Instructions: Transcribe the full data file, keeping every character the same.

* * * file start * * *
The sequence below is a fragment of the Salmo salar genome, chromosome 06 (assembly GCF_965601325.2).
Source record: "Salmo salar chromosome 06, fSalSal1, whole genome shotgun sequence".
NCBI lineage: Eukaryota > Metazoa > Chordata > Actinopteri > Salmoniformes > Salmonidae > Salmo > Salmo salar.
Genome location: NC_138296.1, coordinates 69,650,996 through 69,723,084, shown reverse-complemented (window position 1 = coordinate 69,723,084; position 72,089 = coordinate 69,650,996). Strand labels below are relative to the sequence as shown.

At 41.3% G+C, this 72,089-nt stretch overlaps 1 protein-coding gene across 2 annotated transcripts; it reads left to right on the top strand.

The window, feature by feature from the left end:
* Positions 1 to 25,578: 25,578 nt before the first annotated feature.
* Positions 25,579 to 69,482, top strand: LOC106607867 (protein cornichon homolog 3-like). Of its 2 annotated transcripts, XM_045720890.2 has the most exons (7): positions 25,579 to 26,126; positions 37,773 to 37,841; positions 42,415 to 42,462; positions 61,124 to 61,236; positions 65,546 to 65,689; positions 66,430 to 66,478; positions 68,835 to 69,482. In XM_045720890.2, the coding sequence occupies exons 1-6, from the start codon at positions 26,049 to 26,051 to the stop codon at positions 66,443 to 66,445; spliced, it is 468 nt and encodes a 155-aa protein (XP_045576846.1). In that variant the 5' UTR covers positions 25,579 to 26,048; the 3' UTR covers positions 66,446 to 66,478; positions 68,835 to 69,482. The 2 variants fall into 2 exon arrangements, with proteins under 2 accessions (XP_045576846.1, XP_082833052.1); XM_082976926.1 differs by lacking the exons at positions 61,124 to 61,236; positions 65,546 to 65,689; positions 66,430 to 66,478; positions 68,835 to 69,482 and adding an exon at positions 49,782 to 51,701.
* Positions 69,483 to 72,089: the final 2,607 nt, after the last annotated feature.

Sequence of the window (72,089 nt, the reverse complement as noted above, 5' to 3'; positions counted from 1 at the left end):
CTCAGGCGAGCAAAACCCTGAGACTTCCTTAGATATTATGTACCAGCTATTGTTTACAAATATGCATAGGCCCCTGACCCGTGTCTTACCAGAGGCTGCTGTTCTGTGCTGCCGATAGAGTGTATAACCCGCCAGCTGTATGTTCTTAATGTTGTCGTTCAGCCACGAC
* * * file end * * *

The sequence below is a fragment of the Salmo salar genome, chromosome 06 (assembly GCF_965601325.2).
Source record: "Salmo salar chromosome 06, fSalSal1, whole genome shotgun sequence".
NCBI lineage: Eukaryota > Metazoa > Chordata > Actinopteri > Salmoniformes > Salmonidae > Salmo > Salmo salar.
Genome location: NC_138296.1, coordinates 69,650,996 through 69,723,084, shown reverse-complemented (window position 1 = coordinate 69,723,084; position 72,089 = coordinate 69,650,996). Strand labels below are relative to the sequence as shown.

At 41.3% G+C, this 72,089-nt stretch overlaps 1 protein-coding gene across 2 annotated transcripts; it reads left to right on the top strand.

The window, feature by feature from the left end:
* Positions 1 to 25,578: 25,578 nt before the first annotated feature.
* Positions 25,579 to 69,482, top strand: LOC106607867 (protein cornichon homolog 3-like). Of its 2 annotated transcripts, XM_045720890.2 has the most exons (7): positions 25,579 to 26,126; positions 37,773 to 37,841; positions 42,415 to 42,462; positions 61,124 to 61,236; positions 65,546 to 65,689; positions 66,430 to 66,478; positions 68,835 to 69,482. In XM_045720890.2, the coding sequence occupies exons 1-6, from the start codon at positions 26,049 to 26,051 to the stop codon at positions 66,443 to 66,445; spliced, it is 468 nt and encodes a 155-aa protein (XP_045576846.1). In that variant the 5' UTR covers positions 25,579 to 26,048; the 3' UTR covers positions 66,446 to 66,478; positions 68,835 to 69,482. The 2 variants fall into 2 exon arrangements, with proteins under 2 accessions (XP_045576846.1, XP_082833052.1); XM_082976926.1 differs by lacking the exons at positions 61,124 to 61,236; positions 65,546 to 65,689; positions 66,430 to 66,478; positions 68,835 to 69,482 and adding an exon at positions 49,782 to 51,701.
* Positions 69,483 to 72,089: the final 2,607 nt, after the last annotated feature.

Sequence of the window (72,089 nt, the reverse complement as noted above, 5' to 3'; positions counted from 1 at the left end):
CTCAGGCGAGCAAAACCCTGAGACTTCCTTAGATATTATGTACCAGCTATTGTTTACAAATATGCATAGGCCCCTGACCCGTGTCTTACCAGAGGCTGCTGTTCTGTGCTGCCGATAGAGTGTATAACCCGCCAGCTGTATGTTCTTAATGTTGTCGTTCAGCCACGAC